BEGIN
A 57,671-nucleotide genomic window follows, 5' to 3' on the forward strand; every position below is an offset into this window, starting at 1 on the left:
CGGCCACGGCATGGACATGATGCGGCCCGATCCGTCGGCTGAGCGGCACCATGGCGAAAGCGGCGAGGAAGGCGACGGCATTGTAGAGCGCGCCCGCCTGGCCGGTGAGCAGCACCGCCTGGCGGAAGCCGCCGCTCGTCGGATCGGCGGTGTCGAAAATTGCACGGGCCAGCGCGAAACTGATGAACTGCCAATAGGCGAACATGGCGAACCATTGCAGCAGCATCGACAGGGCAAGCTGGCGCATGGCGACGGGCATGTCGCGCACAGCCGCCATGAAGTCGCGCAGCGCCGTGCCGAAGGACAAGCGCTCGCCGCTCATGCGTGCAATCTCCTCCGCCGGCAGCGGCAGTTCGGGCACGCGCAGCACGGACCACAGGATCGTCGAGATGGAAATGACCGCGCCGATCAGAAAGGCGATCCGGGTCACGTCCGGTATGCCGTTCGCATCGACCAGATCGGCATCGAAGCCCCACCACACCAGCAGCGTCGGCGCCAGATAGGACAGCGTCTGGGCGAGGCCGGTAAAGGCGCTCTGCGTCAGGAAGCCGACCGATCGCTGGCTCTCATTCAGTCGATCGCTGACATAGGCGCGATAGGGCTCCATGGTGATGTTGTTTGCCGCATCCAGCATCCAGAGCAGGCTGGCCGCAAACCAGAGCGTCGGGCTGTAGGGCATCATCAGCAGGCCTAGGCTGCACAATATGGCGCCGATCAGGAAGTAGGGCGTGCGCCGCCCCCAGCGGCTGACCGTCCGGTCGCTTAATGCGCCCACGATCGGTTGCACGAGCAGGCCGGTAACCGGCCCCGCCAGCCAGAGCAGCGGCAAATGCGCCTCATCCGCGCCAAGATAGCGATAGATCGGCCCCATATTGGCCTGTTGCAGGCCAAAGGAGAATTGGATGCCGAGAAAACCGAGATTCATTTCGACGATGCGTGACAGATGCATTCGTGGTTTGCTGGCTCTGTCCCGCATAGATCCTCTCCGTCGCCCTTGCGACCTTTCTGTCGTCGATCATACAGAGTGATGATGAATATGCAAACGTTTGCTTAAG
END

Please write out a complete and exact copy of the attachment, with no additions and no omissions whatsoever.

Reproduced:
A 57,671-nucleotide genomic window follows, 5' to 3' on the forward strand; every position below is an offset into this window, starting at 1 on the left:
CGGCCACGGCATGGACATGATGCGGCCCGATCCGTCGGCTGAGCGGCACCATGGCGAAAGCGGCGAGGAAGGCGACGGCATTGTAGAGCGCGCCCGCCTGGCCGGTGAGCAGCACCGCCTGGCGGAAGCCGCCGCTCGTCGGATCGGCGGTGTCGAAAATTGCACGGGCCAGCGCGAAACTGATGAACTGCCAATAGGCGAACATGGCGAACCATTGCAGCAGCATCGACAGGGCAAGCTGGCGCATGGCGACGGGCATGTCGCGCACAGCCGCCATGAAGTCGCGCAGCGCCGTGCCGAAGGACAAGCGCTCGCCGCTCATGCGTGCAATCTCCTCCGCCGGCAGCGGCAGTTCGGGCACGCGCAGCACGGACCACAGGATCGTCGAGATGGAAATGACCGCGCCGATCAGAAAGGCGATCCGGGTCACGTCCGGTATGCCGTTCGCATCGACCAGATCGGCATCGAAGCCCCACCACACCAGCAGCGTCGGCGCCAGATAGGACAGCGTCTGGGCGAGGCCGGTAAAGGCGCTCTGCGTCAGGAAGCCGACCGATCGCTGGCTCTCATTCAGTCGATCGCTGACATAGGCGCGATAGGGCTCCATGGTGATGTTGTTTGCCGCATCCAGCATCCAGAGCAGGCTGGCCGCAAACCAGAGCGTCGGGCTGTAGGGCATCATCAGCAGGCCTAGGCTGCACAATATGGCGCCGATCAGGAAGTAGGGCGTGCGCCGCCCCCAGCGGCTGACCGTCCGGTCGCTTAATGCGCCCACGATCGGTTGCACGAGCAGGCCGGTAACCGGCCCCGCCAGCCAGAGCAGCGGCAAATGCGCCTCATCCGCGCCAAGATAGCGATAGATCGGCCCCATATTGGCCTGTTGCAGGCCAAAGGAGAATTGGATGCCGAGAAAACCGAGATTCATTTCGACGATGCGTGACAGATGCATTCGTGGTTTGCTGGCTCTGTCCCGCATAGATCCTCTCCGTCGCCCTTGCGACCTTTCTGTCGTCGATCATACAGAGTGATGATGAATATGCAAACGTTTGCTTAAG